Can Tom Kerridge’s tasting menu encourage kids to try new foods?
As a family, we love food. My husband and I have always enjoyed going out for nice dinners and our children have always been ‘good eaters’. They enjoy cooking and baking and my youngest struggles to think of anything but food, to be honest.
That said, they can still be fussy about it. Meat, bones, salad, cooked spinach, mushrooms, anything they haven’t actually heard of or don’t like the look of – it can all be a challenge.
But if we ‘fancied’ our food up for our kids – taking smallish steps at a time – would it encourage them to try different things?
It’s a concept chef Tom Kerridge believes is worth a try. And he should know – he has a 4-year-old son called Acey, of his own. “Everything they like can be a bit beige, can’t it?” Kerridge laments in his friendly west country twang. “We’ve been trying to encourage kids to have a go with different flavours, something a bit more colourful, and to get them to broaden their horizons.”
He recently teamed up with Uber Eats, offering kids a five course tasting menu completely free of charge to anyone living in London or Manchester. All you had to pay for was delivery. It sold out in both locations, of course, but did it actually work?
My daughters, Rosie, 11, and Poppy, 8, were up for the challenge. Here’s what they thought of his menu…
Tom Kerridge’s Tiny Tasting Menu
Course 1: Puffed pork rind and gherkin ketchup
The crunch of these fancy pork scratchings is a bit like crisps, Kerridge believes, but I had to rename this course ‘pork puffs’ to get Rosie and Poppy to eat it. Talk of skin or rind leaves most of us feeling a bit queasy in this house…
The result: Total success. Rosie preferred the ‘airier’ ones, that were a bit less crunchy, but they both munched through the lot (and they don’t like shop-bought pork scratchings). They loved the gherkin ketchup too, but they do actually like gherkins.
Course 2: Berkswell blue and truffle ‘cheese toastie’
For this course, Kerridge was keen to stretch the kids slightly by using a blue cheese, though he notes Berkswell is not very strong: “It’s got a more complex flavour than Cheddar, but it’s still cheesy, and a bit of truffle works really nicely.”
The result: Success again. “I can taste cheese and butter on the outside – that makes it crispy and golden,” says Rosie. “I can’t taste what cheese it is, but it’s really good.” It was at this point Poppy asked if it was blue cheese, when she’s never actually eaten blue cheese before, and they both agreed that kids who didn’t like blue cheese would definitely still like this. They’d never eaten truffle before either, but the whole course disappeared within about two minutes.
Course 3: Cured salmon, wasabi, Avruga caviar and spinach tart
“I mean, this is basically a quiche,” says Kerridge of his most challenging course yet. “There’s a little bit of horseradish/wasabi flavour going through it and the caviar gives it just a little touch of that fish flavour, which drives it forward more.”
The result: The sight of the caviar caused quite severe face scrunching, but both girls soon tucked in, unable to detect any heat from the wasabi. “I can’t taste the spinach because there’s so much salmon,” declares Rosie happily, who will eat it raw (if she has to) but always complains about it when it’s cooked. And they were both really worried about the ‘beady things’ but actually really liked the caviar.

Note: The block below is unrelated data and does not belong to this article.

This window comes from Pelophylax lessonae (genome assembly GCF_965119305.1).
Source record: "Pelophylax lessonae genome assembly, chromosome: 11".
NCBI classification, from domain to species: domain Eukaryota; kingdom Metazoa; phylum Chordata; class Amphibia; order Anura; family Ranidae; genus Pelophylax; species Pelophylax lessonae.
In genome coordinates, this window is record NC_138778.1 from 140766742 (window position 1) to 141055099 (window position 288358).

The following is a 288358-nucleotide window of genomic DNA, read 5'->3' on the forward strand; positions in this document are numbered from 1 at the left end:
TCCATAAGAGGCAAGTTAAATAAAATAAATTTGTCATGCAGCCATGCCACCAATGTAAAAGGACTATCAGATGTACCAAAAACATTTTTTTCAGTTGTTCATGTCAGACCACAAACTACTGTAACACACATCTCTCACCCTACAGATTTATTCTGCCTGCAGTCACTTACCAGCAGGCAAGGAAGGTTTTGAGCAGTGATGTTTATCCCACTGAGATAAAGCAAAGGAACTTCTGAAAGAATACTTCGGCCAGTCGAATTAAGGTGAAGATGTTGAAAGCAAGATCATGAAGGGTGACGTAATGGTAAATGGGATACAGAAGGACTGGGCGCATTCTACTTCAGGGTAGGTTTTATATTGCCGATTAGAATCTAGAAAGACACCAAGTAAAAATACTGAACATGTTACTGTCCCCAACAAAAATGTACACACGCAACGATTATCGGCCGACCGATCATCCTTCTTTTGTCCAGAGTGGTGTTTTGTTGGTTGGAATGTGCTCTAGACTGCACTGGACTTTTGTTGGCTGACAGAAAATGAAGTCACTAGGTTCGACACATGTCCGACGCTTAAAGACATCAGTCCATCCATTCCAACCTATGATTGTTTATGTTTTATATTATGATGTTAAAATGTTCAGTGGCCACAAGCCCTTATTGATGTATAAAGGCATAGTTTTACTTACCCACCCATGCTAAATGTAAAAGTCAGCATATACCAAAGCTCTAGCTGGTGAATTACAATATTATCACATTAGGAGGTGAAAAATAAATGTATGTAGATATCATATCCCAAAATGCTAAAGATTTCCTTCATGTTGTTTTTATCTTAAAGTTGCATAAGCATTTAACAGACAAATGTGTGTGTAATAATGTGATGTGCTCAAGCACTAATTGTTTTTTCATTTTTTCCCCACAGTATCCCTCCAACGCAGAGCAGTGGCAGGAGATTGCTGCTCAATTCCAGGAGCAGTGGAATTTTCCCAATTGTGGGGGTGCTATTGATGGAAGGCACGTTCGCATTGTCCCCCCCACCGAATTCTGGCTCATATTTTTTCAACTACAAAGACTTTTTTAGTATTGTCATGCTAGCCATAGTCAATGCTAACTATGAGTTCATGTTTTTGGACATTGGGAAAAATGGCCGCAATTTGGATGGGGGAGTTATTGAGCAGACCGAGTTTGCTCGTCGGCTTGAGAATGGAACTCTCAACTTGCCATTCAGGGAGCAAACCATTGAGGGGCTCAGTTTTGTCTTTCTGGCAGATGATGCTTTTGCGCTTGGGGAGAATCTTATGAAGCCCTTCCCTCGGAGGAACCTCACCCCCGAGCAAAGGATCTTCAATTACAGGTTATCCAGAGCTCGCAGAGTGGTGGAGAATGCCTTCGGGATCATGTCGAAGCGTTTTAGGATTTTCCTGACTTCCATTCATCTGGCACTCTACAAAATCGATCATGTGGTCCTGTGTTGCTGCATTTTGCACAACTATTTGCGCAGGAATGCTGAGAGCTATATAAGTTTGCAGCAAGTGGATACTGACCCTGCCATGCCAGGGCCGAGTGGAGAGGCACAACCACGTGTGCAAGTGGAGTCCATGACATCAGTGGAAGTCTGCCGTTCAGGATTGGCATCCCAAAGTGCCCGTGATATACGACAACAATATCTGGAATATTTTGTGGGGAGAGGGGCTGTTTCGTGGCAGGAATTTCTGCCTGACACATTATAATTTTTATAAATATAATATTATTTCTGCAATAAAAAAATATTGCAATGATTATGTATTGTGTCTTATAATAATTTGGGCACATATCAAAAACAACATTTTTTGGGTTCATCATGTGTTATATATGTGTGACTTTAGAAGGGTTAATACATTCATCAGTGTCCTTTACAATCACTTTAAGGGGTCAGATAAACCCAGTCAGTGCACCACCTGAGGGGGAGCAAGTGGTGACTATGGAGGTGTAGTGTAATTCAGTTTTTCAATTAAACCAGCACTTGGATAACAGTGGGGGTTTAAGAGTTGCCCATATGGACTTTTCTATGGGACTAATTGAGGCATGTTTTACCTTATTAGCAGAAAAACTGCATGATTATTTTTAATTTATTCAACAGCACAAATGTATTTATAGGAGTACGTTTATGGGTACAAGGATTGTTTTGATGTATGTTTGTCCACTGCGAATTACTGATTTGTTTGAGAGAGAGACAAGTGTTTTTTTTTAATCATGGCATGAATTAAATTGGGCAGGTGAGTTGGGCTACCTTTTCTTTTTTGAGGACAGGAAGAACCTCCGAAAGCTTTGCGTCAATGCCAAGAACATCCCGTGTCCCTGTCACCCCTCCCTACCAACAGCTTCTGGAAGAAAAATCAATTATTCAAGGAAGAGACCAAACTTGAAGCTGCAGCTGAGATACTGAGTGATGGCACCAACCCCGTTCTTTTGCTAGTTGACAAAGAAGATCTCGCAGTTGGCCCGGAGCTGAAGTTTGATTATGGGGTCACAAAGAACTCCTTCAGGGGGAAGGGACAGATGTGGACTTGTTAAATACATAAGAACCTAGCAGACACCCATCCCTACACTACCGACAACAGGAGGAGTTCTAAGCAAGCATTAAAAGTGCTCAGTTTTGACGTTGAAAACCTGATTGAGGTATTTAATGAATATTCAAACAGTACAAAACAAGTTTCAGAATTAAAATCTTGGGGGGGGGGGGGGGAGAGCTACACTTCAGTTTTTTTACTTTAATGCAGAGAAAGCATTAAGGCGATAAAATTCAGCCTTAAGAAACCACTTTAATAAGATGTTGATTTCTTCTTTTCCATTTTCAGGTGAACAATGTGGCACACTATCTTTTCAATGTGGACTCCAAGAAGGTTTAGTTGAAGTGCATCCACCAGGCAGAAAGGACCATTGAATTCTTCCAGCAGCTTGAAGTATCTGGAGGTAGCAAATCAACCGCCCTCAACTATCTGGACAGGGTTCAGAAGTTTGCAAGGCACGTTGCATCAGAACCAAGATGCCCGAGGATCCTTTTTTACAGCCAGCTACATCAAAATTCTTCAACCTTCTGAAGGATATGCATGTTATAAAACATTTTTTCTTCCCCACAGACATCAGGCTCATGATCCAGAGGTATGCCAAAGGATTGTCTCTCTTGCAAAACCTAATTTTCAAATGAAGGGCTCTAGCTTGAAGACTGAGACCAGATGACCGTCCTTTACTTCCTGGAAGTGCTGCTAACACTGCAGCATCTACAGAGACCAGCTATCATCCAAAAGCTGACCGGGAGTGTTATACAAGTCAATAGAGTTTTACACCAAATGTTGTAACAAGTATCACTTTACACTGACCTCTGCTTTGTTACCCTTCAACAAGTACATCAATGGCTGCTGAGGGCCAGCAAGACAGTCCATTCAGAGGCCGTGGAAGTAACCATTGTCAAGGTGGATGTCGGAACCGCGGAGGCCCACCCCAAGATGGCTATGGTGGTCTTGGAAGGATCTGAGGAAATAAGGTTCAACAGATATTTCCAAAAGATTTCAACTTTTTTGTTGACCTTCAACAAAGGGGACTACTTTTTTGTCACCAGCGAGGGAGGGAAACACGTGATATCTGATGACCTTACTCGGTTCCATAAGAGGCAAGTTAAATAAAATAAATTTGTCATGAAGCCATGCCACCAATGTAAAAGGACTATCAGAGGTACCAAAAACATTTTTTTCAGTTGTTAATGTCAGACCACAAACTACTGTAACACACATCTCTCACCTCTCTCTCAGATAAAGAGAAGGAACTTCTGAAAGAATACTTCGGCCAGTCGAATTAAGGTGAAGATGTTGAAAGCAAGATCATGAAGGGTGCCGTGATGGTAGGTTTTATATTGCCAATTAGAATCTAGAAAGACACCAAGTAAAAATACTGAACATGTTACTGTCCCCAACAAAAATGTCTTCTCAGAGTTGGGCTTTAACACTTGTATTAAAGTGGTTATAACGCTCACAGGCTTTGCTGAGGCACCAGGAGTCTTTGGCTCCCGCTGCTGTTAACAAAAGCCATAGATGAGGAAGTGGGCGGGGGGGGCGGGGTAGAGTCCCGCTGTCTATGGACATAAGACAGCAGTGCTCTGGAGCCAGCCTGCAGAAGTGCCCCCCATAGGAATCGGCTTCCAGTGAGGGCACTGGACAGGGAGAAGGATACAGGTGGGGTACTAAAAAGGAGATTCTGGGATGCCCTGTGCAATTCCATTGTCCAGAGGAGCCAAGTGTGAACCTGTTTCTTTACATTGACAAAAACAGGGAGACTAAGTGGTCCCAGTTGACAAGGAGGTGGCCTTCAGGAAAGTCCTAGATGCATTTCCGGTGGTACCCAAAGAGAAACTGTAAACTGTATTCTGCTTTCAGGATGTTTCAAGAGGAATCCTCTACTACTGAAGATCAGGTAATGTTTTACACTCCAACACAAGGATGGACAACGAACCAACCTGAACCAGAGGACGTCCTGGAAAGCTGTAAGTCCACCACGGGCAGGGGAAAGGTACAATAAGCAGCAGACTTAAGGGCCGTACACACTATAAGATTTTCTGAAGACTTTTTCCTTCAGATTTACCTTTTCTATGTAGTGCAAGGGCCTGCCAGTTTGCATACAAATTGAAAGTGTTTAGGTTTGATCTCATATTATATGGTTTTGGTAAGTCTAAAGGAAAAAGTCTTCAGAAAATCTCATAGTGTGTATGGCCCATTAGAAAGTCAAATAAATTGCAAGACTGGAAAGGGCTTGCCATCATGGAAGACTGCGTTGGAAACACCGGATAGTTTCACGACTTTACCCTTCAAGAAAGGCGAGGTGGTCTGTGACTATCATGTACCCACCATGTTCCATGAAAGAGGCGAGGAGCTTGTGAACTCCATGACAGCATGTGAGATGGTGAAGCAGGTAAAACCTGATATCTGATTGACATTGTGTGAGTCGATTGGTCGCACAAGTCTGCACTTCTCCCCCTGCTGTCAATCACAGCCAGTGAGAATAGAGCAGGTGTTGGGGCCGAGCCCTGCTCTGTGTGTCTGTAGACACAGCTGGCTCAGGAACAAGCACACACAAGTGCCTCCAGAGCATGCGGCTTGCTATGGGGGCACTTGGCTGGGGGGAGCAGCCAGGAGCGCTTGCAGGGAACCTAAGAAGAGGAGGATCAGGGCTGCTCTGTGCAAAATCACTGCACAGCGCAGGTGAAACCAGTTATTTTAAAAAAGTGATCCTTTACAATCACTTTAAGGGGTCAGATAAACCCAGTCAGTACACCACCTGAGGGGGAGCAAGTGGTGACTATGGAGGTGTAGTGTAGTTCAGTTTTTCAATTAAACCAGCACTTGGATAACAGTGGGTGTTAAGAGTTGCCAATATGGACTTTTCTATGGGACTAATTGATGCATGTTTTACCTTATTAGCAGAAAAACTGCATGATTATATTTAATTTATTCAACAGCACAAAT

Course 4: Pulled BBQ beef brisket with smoked mashed potato, salted anchovies and caper butter, served with wilted sprout tops
The main course contains flavours everyone knows, notes Kerridge. “Mashed potatoes,” he says, “you know kids love it, we all love it – it’s amazing, however, we’ve made it smoky. And the brisket has that barbecue flavour – it’s quite strong, sweet and rich, and it’s that pulled beef that’s slow cooked – delicious.”
The result: “Uhhmmmm,” moans Rosie as she lands a big forkful of beef brisket in her mouth and her eyes sink to the back of her head. She is sold on this course. Poppy doesn’t actually like the sweet barbecue flavour and they’re both super confused by the smoky mash, only able to relate it to a smoked cheese they once ate. They think they’ve eaten the veg before, but have no idea what it is. But rather wonderfully, every last sprout top is entirely gobbled up.
Course 5: Mandarin and vanilla trifle
“For dessert, we’ve got a mandarin and vanilla trifle, not too dissimilar to normal, but we’re using mandarins for an extra layer of flavour,” says Kerridge.
The result: It disappeared in about 90 seconds, but the jelly was quite bitter, apparently.
Overall, I think it’s an utterly brilliant idea. Aside from feeding kids for just a delivery charge, which is a great, great thing in these trying times, I’ve been banging on for years about someone introducing a tasting menu for kids. My two absolutely loved the theatre of the whole thing (so much so, Poppy stood up and told her whole class all about it the following day), and they definitely ate things they would never normally go near.
Overall scores from the kiddiewinks were 3/5 and 4/5, which does seem on the low side considering how much they seemed to enjoy their fancy Tuesday night tea. But they’ve watched so much Bake Off, MasterChef and Great British Menu, they think they’re actual judges. That said, almost all the food vanished in record time.